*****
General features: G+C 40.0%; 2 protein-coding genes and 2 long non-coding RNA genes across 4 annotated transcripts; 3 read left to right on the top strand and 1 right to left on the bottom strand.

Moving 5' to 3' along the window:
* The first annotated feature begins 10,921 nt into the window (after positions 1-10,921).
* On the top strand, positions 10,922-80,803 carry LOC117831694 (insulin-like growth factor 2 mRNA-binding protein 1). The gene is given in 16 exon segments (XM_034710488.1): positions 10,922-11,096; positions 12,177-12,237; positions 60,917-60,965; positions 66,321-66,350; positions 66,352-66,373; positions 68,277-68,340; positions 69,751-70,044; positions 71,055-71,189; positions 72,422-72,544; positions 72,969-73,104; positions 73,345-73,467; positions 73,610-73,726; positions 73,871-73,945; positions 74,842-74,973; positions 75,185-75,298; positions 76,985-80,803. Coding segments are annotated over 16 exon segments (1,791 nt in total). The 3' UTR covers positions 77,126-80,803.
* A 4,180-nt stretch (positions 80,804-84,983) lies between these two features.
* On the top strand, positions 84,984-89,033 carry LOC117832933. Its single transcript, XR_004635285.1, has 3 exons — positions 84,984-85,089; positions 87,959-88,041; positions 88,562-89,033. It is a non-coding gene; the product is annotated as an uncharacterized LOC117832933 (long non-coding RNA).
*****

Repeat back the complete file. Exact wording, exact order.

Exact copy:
General features: G+C 40.0%; 2 protein-coding genes and 2 long non-coding RNA genes across 4 annotated transcripts; 3 read left to right on the top strand and 1 right to left on the bottom strand.

Moving 5' to 3' along the window:
* The first annotated feature begins 10,921 nt into the window (after positions 1-10,921).
* On the top strand, positions 10,922-80,803 carry LOC117831694 (insulin-like growth factor 2 mRNA-binding protein 1). The gene is given in 16 exon segments (XM_034710488.1): positions 10,922-11,096; positions 12,177-12,237; positions 60,917-60,965; positions 66,321-66,350; positions 66,352-66,373; positions 68,277-68,340; positions 69,751-70,044; positions 71,055-71,189; positions 72,422-72,544; positions 72,969-73,104; positions 73,345-73,467; positions 73,610-73,726; positions 73,871-73,945; positions 74,842-74,973; positions 75,185-75,298; positions 76,985-80,803. Coding segments are annotated over 16 exon segments (1,791 nt in total). The 3' UTR covers positions 77,126-80,803.
* A 4,180-nt stretch (positions 80,804-84,983) lies between these two features.
* On the top strand, positions 84,984-89,033 carry LOC117832933. Its single transcript, XR_004635285.1, has 3 exons — positions 84,984-85,089; positions 87,959-88,041; positions 88,562-89,033. It is a non-coding gene; the product is annotated as an uncharacterized LOC117832933 (long non-coding RNA).